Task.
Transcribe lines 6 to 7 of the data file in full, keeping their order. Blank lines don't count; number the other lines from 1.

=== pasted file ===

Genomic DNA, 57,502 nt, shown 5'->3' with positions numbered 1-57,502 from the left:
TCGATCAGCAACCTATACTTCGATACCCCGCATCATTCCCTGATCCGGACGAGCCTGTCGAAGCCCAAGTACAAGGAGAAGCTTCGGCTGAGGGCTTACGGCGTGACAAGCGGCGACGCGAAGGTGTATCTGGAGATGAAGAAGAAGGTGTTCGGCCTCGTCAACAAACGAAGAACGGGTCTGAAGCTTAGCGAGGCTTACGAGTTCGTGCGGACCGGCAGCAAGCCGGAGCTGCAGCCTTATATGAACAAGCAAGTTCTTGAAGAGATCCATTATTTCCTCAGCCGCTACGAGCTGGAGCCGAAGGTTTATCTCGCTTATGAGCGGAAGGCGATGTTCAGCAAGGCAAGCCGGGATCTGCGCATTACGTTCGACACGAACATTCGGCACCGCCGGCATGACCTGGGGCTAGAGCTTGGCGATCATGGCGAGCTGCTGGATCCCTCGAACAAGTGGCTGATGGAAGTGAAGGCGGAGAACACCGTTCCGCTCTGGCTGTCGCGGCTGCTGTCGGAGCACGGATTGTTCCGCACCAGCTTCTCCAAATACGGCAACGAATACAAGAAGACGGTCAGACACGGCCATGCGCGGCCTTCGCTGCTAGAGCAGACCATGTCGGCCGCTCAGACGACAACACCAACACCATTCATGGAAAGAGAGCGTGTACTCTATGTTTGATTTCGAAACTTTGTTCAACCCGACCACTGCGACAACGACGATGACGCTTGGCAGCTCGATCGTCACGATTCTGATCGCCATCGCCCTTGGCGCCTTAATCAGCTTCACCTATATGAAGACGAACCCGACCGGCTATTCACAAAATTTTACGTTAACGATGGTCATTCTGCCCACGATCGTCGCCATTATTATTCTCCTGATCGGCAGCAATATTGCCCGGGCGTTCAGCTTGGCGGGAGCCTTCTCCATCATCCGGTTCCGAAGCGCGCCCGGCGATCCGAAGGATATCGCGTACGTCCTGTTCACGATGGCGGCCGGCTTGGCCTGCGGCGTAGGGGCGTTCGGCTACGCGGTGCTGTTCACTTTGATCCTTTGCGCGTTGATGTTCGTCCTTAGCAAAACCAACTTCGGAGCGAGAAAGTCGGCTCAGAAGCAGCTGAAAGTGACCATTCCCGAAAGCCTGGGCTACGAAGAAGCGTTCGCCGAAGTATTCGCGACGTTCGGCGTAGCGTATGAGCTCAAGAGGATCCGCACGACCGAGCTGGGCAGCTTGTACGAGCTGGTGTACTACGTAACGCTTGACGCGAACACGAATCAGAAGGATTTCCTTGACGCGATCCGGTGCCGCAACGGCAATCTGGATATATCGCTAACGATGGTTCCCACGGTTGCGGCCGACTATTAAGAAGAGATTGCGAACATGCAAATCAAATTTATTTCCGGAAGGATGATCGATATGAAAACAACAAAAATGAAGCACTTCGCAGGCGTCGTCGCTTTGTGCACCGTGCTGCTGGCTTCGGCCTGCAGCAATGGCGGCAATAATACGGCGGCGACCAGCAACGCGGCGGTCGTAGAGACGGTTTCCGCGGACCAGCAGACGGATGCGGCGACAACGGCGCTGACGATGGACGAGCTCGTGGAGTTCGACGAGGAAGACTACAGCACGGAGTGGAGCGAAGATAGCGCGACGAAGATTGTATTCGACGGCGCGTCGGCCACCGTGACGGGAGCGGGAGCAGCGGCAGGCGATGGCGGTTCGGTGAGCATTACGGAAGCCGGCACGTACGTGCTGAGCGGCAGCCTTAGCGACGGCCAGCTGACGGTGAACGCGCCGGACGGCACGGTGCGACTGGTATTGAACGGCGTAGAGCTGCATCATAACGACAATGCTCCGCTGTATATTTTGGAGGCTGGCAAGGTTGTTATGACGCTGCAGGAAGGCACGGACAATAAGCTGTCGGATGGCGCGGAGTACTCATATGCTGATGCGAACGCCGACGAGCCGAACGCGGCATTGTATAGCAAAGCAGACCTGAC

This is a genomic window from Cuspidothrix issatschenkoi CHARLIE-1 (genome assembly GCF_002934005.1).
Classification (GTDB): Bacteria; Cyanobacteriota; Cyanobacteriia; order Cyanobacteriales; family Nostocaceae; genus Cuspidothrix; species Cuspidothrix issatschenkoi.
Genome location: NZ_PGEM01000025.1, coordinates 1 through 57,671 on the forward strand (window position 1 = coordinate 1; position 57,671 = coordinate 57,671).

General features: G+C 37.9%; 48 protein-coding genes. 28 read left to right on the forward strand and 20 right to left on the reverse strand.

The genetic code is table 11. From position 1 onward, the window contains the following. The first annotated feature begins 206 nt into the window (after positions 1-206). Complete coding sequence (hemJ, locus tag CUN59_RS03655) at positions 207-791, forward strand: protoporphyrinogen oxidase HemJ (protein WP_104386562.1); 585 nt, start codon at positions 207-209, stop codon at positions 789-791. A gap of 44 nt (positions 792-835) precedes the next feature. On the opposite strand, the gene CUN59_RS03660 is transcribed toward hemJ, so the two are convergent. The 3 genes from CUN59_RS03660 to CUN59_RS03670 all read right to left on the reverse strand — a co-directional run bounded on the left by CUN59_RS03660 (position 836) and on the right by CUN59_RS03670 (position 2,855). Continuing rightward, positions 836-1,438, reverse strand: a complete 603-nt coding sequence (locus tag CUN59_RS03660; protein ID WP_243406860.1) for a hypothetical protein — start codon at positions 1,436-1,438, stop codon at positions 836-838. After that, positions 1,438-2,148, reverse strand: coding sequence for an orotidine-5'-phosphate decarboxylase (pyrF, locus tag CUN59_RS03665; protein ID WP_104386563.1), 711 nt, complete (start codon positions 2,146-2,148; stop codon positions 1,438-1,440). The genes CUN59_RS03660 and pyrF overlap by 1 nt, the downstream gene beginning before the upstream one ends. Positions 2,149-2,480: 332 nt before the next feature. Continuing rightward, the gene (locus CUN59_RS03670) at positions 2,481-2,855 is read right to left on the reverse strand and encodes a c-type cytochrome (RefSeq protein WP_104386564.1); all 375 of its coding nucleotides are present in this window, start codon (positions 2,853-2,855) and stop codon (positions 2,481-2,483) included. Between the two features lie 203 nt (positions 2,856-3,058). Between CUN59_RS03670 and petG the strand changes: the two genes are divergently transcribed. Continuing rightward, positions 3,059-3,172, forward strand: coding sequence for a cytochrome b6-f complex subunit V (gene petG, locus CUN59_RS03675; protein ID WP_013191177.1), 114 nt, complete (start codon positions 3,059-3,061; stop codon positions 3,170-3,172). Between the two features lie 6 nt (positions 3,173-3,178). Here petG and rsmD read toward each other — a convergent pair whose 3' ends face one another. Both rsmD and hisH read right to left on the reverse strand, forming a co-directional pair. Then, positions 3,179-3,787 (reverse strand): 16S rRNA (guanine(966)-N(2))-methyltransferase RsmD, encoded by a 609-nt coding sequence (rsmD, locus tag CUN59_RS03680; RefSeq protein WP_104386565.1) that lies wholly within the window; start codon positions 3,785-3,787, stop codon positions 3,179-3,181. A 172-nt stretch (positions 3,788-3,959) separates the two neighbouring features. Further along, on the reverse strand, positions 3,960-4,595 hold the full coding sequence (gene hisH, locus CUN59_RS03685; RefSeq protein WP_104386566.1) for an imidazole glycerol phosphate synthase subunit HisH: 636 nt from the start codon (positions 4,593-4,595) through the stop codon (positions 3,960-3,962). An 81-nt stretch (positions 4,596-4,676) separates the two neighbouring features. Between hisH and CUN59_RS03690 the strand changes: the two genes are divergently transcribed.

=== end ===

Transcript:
General features: G+C 37.9%; 48 protein-coding genes. 28 read left to right on the forward strand and 20 right to left on the reverse strand.

The genetic code is table 11. From position 1 onward, the window contains the following. The first annotated feature begins 206 nt into the window (after positions 1-206). Complete coding sequence (hemJ, locus tag CUN59_RS03655) at positions 207-791, forward strand: protoporphyrinogen oxidase HemJ (protein WP_104386562.1); 585 nt, start codon at positions 207-209, stop codon at positions 789-791. A gap of 44 nt (positions 792-835) precedes the next feature. On the opposite strand, the gene CUN59_RS03660 is transcribed toward hemJ, so the two are convergent. The 3 genes from CUN59_RS03660 to CUN59_RS03670 all read right to left on the reverse strand — a co-directional run bounded on the left by CUN59_RS03660 (position 836) and on the right by CUN59_RS03670 (position 2,855). Continuing rightward, positions 836-1,438, reverse strand: a complete 603-nt coding sequence (locus tag CUN59_RS03660; protein ID WP_243406860.1) for a hypothetical protein — start codon at positions 1,436-1,438, stop codon at positions 836-838. After that, positions 1,438-2,148, reverse strand: coding sequence for an orotidine-5'-phosphate decarboxylase (pyrF, locus tag CUN59_RS03665; protein ID WP_104386563.1), 711 nt, complete (start codon positions 2,146-2,148; stop codon positions 1,438-1,440). The genes CUN59_RS03660 and pyrF overlap by 1 nt, the downstream gene beginning before the upstream one ends. Positions 2,149-2,480: 332 nt before the next feature. Continuing rightward, the gene (locus CUN59_RS03670) at positions 2,481-2,855 is read right to left on the reverse strand and encodes a c-type cytochrome (RefSeq protein WP_104386564.1); all 375 of its coding nucleotides are present in this window, start codon (positions 2,853-2,855) and stop codon (positions 2,481-2,483) included. Between the two features lie 203 nt (positions 2,856-3,058). Between CUN59_RS03670 and petG the strand changes: the two genes are divergently transcribed. Continuing rightward, positions 3,059-3,172, forward strand: coding sequence for a cytochrome b6-f complex subunit V (gene petG, locus CUN59_RS03675; protein ID WP_013191177.1), 114 nt, complete (start codon positions 3,059-3,061; stop codon positions 3,170-3,172). Between the two features lie 6 nt (positions 3,173-3,178). Here petG and rsmD read toward each other — a convergent pair whose 3' ends face one another. Both rsmD and hisH read right to left on the reverse strand, forming a co-directional pair. Then, positions 3,179-3,787 (reverse strand): 16S rRNA (guanine(966)-N(2))-methyltransferase RsmD, encoded by a 609-nt coding sequence (rsmD, locus tag CUN59_RS03680; RefSeq protein WP_104386565.1) that lies wholly within the window; start codon positions 3,785-3,787, stop codon positions 3,179-3,181. A 172-nt stretch (positions 3,788-3,959) separates the two neighbouring features. Further along, on the reverse strand, positions 3,960-4,595 hold the full coding sequence (gene hisH, locus CUN59_RS03685; RefSeq protein WP_104386566.1) for an imidazole glycerol phosphate synthase subunit HisH: 636 nt from the start codon (positions 4,593-4,595) through the stop codon (positions 3,960-3,962). An 81-nt stretch (positions 4,596-4,676) separates the two neighbouring features. Between hisH and CUN59_RS03690 the strand changes: the two genes are divergently transcribed.